Middle East Eye reports: Authorities in Iraq have issued a contingency plan for the possible collapse of the Mosul dam amid fears that the lives of almost 1.5 million people along the Tigris river could be at risk from catastrophic flooding.
The statement is the first public acknowledgment by the Iraqi government of the danger posed by the dam, which is in a poor state of repair after years of neglect and its brief capture by Islamic State (IS) fighters in 2014.
The government earlier this month awarded a contract to Italian engineering firm TREVI to undertake emergency repairs on the 3.4km dam, which is the fourth largest in the Middle East and lies 40km north of Mosul, Iraq’s second city which is currently controlled by IS.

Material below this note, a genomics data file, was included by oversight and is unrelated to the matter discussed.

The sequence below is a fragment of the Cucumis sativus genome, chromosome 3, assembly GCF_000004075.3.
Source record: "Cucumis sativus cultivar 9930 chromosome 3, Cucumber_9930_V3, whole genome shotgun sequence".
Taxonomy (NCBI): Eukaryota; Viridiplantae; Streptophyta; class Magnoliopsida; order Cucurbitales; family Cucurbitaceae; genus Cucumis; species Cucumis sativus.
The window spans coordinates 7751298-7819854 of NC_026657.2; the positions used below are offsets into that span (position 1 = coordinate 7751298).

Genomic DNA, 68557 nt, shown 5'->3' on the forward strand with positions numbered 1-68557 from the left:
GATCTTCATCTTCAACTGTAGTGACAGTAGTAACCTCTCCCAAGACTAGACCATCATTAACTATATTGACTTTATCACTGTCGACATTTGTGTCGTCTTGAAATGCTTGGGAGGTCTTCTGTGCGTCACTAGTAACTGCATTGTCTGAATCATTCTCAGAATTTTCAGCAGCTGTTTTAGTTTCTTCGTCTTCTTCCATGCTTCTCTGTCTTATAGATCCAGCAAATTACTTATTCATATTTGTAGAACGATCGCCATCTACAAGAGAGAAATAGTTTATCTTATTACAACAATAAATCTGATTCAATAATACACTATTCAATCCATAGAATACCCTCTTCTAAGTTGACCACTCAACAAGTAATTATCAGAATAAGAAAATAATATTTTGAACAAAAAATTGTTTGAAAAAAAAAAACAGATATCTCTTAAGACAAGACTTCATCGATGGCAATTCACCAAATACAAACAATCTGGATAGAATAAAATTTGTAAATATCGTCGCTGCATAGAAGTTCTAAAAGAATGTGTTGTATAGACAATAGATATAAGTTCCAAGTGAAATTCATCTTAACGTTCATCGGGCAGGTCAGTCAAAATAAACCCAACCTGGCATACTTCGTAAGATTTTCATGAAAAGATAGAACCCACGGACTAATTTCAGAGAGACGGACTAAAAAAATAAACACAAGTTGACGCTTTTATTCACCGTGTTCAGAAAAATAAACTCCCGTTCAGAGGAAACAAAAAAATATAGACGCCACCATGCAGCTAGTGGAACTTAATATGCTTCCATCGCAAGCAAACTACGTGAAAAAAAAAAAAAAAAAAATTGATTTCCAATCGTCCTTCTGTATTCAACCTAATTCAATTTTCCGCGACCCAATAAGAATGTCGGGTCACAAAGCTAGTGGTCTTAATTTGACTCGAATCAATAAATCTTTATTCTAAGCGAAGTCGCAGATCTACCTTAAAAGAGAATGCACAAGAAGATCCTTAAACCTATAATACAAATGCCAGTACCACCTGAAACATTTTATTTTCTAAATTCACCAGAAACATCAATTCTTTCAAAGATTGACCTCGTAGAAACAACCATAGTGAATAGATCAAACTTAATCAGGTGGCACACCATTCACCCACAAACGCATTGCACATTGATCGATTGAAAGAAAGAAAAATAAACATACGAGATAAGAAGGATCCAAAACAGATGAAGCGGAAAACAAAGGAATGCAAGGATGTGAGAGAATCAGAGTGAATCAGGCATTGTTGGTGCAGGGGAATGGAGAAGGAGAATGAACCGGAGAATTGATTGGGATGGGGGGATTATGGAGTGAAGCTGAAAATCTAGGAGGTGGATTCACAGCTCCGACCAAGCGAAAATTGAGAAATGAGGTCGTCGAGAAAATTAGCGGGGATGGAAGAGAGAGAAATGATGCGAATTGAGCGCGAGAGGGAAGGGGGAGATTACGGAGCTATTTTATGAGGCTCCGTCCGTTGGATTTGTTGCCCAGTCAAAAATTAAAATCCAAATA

Many other Iraqi cities including Baghdad, the capital, Shirqat, Baiji, Tikrit, Samarra, Balad and Dujail could be flooded if the dam breaks down, Iraqi and US officials warned.
“The collapse of the dam is very unlikely, especially with the technical and administrative precautions taken by the authorities, but the serious consequences if it did happen necessitate the alert,” Iraqi Prime Minister Haider al-Abadi’s office said in a statement on Sunday.
“We have developed a package of precautionary recommendations, in order to avoid any potential risk, God forbid. They [the recommendations] have to be taken into consideration by all people.”
The US embassy in Baghdad on Sunday also issued an alert to US citizens warning them of the dangers of a possible collapse. [Continue reading…]